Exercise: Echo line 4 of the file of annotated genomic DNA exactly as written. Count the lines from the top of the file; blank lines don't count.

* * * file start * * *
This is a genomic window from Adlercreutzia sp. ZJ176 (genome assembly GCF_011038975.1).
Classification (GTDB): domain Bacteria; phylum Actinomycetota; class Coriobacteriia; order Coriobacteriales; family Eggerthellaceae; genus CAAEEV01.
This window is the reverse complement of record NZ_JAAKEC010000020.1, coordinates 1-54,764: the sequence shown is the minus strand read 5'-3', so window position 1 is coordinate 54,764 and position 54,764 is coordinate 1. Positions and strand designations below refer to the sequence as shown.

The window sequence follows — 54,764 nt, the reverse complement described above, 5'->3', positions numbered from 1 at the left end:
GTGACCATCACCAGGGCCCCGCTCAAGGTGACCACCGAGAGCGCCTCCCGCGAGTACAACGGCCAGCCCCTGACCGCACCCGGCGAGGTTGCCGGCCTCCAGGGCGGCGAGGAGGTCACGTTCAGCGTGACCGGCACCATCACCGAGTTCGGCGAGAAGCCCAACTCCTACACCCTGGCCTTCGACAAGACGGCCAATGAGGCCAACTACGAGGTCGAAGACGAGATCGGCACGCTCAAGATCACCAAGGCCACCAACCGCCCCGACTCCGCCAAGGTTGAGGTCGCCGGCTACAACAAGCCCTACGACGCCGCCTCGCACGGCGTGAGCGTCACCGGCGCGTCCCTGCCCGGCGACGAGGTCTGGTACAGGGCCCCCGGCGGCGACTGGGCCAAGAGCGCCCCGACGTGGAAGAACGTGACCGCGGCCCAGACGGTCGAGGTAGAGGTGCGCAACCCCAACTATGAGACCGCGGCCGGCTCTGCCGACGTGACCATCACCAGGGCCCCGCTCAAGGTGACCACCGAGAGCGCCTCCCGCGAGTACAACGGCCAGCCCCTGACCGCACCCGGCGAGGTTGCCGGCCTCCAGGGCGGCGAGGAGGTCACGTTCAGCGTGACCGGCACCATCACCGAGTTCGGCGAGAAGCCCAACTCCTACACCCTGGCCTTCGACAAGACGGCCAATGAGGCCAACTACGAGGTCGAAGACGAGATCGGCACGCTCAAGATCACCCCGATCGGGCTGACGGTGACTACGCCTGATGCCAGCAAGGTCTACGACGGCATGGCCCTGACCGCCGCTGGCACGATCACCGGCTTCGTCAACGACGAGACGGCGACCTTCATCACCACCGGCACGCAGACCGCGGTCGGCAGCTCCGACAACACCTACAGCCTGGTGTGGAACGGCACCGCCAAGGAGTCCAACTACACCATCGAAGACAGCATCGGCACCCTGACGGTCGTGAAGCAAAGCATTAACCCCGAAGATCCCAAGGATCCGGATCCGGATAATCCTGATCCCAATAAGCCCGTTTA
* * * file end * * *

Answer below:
The window sequence follows — 54,764 nt, the reverse complement described above, 5'->3', positions numbered from 1 at the left end: